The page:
Oct 31st, 2014

Galaxy S5 Fingerprint Reader

On Thurdsday, a Virginia Circuit Court judge made a fairly groundbreaking and eye opening ruling involving the police asking someone to unlock their secured smartphone. According to the judge, demanding a suspect to provide the passcode to unlock their phone would be unconstitutional, while a suspect providing their fingerprint to unlock their phone would be fair game.

For those living under a rock, iPhone users since the iPhone 5s have been able to secure their smartphones using a fingerprint, a feature Apple calls TouchID. This was seen as a more convenient, but still plenty secure method of locking a smartphone to keep one’s data secure. If you’re a suspect detained police in Virginia, that’s not the case.

This relates back to the case of a man who allegedly strangled his girlfriend and police believe, may have recorded the act with this smartphone. Because his phone was locked with a passcode (and not a fingerprint), the defendant’s attorney argued that it was protected by the Fifth Amendment given that it would require a suspect to divulge knowledge. This is not in the same category as a person’s identity, which includes DNA, handwriting, or — you guessed it — fingerprints, all of which are within the bounds of the law.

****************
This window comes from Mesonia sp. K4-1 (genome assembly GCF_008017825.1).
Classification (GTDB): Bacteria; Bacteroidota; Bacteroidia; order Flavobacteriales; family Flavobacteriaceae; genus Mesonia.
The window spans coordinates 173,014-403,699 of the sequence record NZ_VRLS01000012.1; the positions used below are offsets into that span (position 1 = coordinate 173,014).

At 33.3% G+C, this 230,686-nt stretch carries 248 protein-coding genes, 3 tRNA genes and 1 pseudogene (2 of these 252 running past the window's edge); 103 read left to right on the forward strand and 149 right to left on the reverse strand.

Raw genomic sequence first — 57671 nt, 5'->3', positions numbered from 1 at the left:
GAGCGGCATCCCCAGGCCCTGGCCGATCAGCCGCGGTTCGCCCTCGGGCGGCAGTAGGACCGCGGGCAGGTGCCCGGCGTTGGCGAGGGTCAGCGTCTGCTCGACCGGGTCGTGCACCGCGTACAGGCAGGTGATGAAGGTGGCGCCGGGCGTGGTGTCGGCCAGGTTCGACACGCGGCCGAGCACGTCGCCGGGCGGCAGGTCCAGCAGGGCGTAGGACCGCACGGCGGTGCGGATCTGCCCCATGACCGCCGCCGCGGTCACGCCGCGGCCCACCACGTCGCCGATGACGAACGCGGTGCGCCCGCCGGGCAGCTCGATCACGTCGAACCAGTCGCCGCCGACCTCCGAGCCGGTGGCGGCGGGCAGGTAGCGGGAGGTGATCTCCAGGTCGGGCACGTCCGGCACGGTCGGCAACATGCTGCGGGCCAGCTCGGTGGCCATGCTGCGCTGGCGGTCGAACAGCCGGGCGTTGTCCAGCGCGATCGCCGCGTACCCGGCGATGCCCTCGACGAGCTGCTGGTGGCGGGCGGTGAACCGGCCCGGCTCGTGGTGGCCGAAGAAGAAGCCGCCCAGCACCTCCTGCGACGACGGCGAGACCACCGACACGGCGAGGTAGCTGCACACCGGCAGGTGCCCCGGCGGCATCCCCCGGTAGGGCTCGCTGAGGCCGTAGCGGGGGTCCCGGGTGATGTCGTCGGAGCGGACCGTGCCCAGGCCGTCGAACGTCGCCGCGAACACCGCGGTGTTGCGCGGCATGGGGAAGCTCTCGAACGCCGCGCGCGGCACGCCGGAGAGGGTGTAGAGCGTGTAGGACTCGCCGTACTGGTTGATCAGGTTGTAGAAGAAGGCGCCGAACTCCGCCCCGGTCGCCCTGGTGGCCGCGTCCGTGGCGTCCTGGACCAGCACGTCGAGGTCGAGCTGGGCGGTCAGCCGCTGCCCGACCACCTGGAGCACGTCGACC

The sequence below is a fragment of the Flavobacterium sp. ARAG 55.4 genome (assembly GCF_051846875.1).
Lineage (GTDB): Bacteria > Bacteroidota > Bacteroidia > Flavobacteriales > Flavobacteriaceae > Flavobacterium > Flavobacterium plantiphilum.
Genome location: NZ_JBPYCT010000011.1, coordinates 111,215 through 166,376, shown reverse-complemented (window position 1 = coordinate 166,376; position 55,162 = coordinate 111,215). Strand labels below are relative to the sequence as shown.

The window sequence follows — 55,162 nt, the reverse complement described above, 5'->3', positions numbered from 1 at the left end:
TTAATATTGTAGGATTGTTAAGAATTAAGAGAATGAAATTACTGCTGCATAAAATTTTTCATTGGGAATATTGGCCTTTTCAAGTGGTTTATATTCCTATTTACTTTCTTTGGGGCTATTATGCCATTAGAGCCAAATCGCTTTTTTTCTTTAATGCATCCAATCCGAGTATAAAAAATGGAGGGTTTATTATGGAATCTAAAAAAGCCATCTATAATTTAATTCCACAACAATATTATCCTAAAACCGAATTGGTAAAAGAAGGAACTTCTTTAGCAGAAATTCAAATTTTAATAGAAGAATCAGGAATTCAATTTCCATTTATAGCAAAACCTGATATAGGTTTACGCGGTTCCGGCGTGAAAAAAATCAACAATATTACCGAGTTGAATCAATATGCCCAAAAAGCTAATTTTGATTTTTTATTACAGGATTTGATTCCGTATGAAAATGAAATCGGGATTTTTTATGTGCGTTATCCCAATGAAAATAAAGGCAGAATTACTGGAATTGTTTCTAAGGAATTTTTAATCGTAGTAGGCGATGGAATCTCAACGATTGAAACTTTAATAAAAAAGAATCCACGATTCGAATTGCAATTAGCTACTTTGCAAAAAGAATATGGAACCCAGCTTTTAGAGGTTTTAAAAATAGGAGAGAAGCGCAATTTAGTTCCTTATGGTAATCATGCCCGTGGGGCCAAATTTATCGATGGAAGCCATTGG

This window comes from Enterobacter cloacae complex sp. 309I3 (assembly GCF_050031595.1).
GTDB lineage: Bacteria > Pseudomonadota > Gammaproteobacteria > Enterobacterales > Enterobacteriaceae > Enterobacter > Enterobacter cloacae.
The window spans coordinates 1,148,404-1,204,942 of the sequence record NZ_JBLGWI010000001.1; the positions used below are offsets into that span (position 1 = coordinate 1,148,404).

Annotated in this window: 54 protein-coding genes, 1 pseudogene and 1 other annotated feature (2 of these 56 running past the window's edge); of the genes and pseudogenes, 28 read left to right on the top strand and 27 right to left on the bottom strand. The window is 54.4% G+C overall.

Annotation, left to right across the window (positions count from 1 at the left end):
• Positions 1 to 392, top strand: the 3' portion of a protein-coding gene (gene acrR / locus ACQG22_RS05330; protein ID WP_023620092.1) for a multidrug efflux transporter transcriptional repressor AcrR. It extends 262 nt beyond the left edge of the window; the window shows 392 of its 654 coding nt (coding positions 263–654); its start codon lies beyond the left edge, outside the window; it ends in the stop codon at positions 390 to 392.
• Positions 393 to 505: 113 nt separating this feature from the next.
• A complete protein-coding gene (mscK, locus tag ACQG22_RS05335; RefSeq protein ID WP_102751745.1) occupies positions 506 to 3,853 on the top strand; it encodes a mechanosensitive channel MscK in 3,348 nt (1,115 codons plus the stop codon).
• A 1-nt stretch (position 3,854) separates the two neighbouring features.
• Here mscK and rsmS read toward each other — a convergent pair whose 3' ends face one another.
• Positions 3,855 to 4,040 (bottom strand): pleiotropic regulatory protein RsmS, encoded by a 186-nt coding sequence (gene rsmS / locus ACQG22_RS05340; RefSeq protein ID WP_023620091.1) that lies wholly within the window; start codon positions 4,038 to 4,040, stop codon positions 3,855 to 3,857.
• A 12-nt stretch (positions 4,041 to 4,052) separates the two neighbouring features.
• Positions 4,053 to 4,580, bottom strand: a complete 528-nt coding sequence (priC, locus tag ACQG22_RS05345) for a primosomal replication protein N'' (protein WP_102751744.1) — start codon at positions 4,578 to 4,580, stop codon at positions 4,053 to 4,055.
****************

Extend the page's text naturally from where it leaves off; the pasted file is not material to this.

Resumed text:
While it would be easy to scoff at iPhone (or even Samsung) users who use fingerprint locking on their devices, keep in mind that Apple has a safeguard for anyone who hasn’t unlocked their phone in 48 hours which requires a secondary passcode be entered in the event that TouchID is enabled. That still gives police plenty of time after a suspect has been apprehended to require a fingerprint for unlocking.

How do you guys feel about the judge’s ruling? If you have a Samsung device, will any of you start using passcodes over the fingerprint scanner to secure your phone? Keep in mind, the NSA is watching this post. We kid…. (we think).

[Ars Technica]

 

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